workbook->SaveToFile(filename, ExcelVersion::Version2007);
    std::cout << "Workbook written to " << fname << std::endl;
}

The C++CLI code looks almost like C#, but with those funny ^ characters :)

As name suggests writeData and createChart functions writes data to a spreadsheet (fills the rows) and then create a chart out of this data.

In the above example I've profit from Spire.XLS library. This is very handy and easy to use module. I've used the free version (max 150 rows per file) - but this is enough for most of my cases.

Basically the library lets you manage XLS files without having Office installed in your system. Additionally, I had no problems with adding references in Visual Studio 2013 Express and even in C++ CLI. Of course, it will work flawlessly with .NET Framework (any above 2.0)

The output

Actually my output from native/managed example is the same as in my original article. But, that was my purpose! :)

Spire.XLS library created a file, wrote some rows, formed a chart and saved it successfully to disk. Of course, the test results now comes from native, not managed, code!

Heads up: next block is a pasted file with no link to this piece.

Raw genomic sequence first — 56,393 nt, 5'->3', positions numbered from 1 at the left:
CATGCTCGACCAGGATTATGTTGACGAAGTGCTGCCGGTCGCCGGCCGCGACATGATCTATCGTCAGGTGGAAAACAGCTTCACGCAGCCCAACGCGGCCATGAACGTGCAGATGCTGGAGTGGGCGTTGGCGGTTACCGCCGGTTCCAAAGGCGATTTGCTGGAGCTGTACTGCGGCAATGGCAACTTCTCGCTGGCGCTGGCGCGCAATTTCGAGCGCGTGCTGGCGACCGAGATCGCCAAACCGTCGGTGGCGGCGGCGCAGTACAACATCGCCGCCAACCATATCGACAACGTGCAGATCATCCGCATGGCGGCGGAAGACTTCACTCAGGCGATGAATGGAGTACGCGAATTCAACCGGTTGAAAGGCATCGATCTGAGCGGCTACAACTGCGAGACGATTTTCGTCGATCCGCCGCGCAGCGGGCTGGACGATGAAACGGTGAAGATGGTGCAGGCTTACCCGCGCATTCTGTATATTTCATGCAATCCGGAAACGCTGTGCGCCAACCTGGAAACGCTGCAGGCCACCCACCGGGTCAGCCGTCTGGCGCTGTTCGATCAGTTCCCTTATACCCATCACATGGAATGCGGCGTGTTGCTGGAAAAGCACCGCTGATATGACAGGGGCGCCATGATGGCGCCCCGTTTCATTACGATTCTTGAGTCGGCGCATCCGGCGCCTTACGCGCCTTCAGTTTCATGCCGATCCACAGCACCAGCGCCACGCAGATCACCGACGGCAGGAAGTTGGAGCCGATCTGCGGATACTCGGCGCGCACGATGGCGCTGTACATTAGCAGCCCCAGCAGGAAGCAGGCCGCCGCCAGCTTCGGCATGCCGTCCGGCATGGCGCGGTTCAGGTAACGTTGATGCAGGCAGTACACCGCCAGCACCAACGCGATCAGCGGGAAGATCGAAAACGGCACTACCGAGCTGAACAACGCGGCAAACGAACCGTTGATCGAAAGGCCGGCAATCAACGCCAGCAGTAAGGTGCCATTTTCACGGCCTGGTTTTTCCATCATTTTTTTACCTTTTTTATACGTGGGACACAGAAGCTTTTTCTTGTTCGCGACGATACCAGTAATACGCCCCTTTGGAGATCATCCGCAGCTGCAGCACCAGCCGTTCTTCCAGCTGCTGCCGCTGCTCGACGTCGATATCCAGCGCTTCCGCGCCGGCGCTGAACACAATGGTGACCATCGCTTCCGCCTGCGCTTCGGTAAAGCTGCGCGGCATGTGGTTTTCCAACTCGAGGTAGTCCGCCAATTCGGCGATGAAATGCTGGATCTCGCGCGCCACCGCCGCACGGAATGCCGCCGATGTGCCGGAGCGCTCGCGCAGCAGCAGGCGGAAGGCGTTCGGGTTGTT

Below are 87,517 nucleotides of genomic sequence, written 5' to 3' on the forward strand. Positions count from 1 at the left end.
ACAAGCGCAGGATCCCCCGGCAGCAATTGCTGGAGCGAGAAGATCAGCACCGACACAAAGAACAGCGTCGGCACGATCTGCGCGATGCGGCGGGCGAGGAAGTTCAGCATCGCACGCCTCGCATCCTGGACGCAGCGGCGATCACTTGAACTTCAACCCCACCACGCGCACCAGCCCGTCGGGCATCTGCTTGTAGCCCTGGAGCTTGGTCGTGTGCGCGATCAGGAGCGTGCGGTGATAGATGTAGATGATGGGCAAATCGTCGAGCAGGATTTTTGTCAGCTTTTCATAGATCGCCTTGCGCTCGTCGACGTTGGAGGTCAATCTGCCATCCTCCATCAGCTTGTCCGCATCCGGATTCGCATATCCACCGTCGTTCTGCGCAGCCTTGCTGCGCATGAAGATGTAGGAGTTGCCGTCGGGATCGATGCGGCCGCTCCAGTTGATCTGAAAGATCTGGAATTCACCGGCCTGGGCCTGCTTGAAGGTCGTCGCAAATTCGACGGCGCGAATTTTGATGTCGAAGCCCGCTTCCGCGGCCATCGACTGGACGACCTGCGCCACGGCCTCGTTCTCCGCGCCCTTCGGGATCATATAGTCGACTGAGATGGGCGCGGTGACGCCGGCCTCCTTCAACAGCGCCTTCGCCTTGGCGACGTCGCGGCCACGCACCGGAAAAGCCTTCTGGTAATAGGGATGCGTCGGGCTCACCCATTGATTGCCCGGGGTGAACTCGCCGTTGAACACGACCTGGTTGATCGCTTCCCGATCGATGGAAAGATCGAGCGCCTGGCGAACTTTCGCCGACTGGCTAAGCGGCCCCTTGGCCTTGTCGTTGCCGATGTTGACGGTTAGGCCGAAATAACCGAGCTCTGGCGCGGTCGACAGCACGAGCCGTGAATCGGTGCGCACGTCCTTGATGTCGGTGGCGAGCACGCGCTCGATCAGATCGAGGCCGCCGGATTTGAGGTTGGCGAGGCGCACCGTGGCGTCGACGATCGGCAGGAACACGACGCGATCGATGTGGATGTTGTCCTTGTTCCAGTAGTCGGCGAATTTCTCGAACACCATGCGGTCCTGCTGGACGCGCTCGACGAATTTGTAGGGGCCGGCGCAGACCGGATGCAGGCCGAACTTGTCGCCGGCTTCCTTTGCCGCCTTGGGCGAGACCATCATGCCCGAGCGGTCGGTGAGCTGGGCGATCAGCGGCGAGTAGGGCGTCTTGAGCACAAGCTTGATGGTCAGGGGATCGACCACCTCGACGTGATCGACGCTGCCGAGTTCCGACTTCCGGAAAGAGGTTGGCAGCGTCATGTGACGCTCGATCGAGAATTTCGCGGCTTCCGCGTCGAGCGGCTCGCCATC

Summary

In the above example I've shown how easily output test results from native code into a worksheet file. Spire.XLS< library makes our life very easy and with several lines of code you can create a file, chart perform calculation.

For a simple test case this might be optional, but when you develop a bigger project such automation will save you a lot of time.

Resources


What do you think about this design?
Do you know any other library that can help with such automation?
What method do you use to output test results from your experiments?

Interested in new blog posts and occasional updates? Please sign up for my free newsletter.

Copyright Bartlomiej Filipek, 2016, Blogger platform
Any opinions expressed herein are in no way representative of those of my employers.
This site contains ads or referral links, which provide me with a commission. Thank you for your understanding.